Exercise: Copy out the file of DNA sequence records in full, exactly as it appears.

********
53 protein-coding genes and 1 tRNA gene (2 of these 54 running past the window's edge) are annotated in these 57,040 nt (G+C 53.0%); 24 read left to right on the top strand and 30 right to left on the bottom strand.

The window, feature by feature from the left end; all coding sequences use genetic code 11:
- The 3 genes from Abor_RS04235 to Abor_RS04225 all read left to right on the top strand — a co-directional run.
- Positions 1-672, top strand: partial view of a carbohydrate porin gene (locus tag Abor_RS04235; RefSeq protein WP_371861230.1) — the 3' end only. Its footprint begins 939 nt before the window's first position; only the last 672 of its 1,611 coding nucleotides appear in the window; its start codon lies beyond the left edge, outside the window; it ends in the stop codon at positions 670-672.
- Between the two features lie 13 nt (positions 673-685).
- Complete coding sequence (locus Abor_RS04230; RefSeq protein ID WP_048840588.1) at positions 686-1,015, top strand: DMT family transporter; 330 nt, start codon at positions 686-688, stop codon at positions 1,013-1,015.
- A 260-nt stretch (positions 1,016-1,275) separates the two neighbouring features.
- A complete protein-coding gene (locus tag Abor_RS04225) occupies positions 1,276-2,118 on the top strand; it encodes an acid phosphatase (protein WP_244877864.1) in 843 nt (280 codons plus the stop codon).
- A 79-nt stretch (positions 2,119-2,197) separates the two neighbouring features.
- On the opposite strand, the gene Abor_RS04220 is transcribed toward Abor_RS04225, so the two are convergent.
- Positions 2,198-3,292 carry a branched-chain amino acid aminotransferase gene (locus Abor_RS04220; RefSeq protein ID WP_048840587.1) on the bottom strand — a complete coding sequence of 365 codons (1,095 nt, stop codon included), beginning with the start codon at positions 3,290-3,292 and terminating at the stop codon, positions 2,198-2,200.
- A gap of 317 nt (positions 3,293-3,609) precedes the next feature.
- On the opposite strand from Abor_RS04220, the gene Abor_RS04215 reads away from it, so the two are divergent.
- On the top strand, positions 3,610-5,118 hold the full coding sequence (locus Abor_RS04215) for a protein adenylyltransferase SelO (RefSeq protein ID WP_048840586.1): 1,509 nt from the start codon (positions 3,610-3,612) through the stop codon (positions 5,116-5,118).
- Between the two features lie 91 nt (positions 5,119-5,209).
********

53 protein-coding genes and 1 tRNA gene (2 of these 54 running past the window's edge) are annotated in these 57,040 nt (G+C 53.0%); 24 read left to right on the top strand and 30 right to left on the bottom strand.

The window, feature by feature from the left end; all coding sequences use genetic code 11:
- The 3 genes from Abor_RS04235 to Abor_RS04225 all read left to right on the top strand — a co-directional run.
- Positions 1-672, top strand: partial view of a carbohydrate porin gene (locus tag Abor_RS04235; RefSeq protein WP_371861230.1) — the 3' end only. Its footprint begins 939 nt before the window's first position; only the last 672 of its 1,611 coding nucleotides appear in the window; its start codon lies beyond the left edge, outside the window; it ends in the stop codon at positions 670-672.
- Between the two features lie 13 nt (positions 673-685).
- Complete coding sequence (locus Abor_RS04230; RefSeq protein ID WP_048840588.1) at positions 686-1,015, top strand: DMT family transporter; 330 nt, start codon at positions 686-688, stop codon at positions 1,013-1,015.
- A 260-nt stretch (positions 1,016-1,275) separates the two neighbouring features.
- A complete protein-coding gene (locus tag Abor_RS04225) occupies positions 1,276-2,118 on the top strand; it encodes an acid phosphatase (protein WP_244877864.1) in 843 nt (280 codons plus the stop codon).
- A 79-nt stretch (positions 2,119-2,197) separates the two neighbouring features.
- On the opposite strand, the gene Abor_RS04220 is transcribed toward Abor_RS04225, so the two are convergent.
- Positions 2,198-3,292 carry a branched-chain amino acid aminotransferase gene (locus Abor_RS04220; RefSeq protein ID WP_048840587.1) on the bottom strand — a complete coding sequence of 365 codons (1,095 nt, stop codon included), beginning with the start codon at positions 3,290-3,292 and terminating at the stop codon, positions 2,198-2,200.
- A gap of 317 nt (positions 3,293-3,609) precedes the next feature.
- On the opposite strand from Abor_RS04220, the gene Abor_RS04215 reads away from it, so the two are divergent.
- On the top strand, positions 3,610-5,118 hold the full coding sequence (locus Abor_RS04215) for a protein adenylyltransferase SelO (RefSeq protein ID WP_048840586.1): 1,509 nt from the start codon (positions 3,610-3,612) through the stop codon (positions 5,116-5,118).
- Between the two features lie 91 nt (positions 5,119-5,209).